Literally and originally a royal palace. A Roman pagan basilica was a rectangular hall whose length was two or three times its breadth, divided by two or more lines of columns, bearing entablatures, into a broad central nave and side aisles.
It was generally roofed with wood, sometimes vaulted. At one end was the entrance. From the center of the opposite end opened a semicircular recess as broad as the nave, called in Latin the Tribuna and in Greek the Apsis. The uses of the basilica were variotts and of a public character, courts of justice being held in them. Only a few ruins remain.
The significance of the basilica to Freemasons is that it was the form adopted for early Christian churches, and for its influence on the building gilds.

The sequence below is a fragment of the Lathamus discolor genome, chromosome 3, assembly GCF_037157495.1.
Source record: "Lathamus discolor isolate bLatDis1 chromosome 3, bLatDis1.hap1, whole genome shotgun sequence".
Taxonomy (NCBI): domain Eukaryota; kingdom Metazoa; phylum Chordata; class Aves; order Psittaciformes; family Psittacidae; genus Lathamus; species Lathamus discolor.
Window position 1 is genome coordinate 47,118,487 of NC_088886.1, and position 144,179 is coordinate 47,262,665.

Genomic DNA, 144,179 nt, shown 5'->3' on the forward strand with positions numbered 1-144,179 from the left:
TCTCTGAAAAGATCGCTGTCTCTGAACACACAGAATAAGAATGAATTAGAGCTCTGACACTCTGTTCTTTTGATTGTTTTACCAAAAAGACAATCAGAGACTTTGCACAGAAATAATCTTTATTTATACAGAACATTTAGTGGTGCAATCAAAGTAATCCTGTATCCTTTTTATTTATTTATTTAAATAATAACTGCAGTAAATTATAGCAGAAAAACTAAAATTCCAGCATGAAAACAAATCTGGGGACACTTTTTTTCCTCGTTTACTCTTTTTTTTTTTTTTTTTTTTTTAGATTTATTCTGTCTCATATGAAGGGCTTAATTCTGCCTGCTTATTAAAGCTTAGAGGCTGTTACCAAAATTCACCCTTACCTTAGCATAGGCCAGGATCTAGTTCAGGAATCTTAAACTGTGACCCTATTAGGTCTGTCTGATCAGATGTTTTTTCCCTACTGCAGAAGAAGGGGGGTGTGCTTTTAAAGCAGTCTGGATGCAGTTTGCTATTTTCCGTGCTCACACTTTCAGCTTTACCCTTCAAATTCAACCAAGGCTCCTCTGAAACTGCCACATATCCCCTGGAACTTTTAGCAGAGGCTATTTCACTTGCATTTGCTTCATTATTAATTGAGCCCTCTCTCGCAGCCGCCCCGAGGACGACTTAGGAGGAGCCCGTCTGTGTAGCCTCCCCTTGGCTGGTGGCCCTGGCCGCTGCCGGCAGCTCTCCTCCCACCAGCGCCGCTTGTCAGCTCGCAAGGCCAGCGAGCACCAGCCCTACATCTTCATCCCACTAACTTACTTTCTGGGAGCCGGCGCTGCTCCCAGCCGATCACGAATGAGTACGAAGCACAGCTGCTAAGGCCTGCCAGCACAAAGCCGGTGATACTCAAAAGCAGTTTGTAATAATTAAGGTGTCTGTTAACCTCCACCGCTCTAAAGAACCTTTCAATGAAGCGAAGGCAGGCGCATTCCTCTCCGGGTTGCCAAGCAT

For the beginning of Christian architecture, which is practically the beginning of Operative Freemasonry, we must seek very near the beginning of the Christian religion. For three centuries the only places in pagan Rome where Christians could meet with safety were in the catacombs, long underground galleries. When Constantine adopted Christianity in 324, the Christians were no longer forced to worship in the catacombs. They were permitted to worship in the basilica and chose days for special worship of the Saints on or near days of pagan celebrations or feast days, so as not to attract the attention or draw the contempt of the Romans not Christians.
Examples of this have come down to us, as, Christmas, St. John the Baptist's Day, St. John the Evangelist's Day, etc.
The Christian basilicas spread over the Roman Empire, but in Rome applied specially to the seven principal churches founded' by Constantine, and it was their plan that gave Christian churches this name. The first builders were the Roman Artificers, and after the fall of the Western Empire, we find a decadent branch at Como that developed into the Comacine Masters, who evolved, aided by Byzantine workmen and influence Lombardian architecture (see Como).
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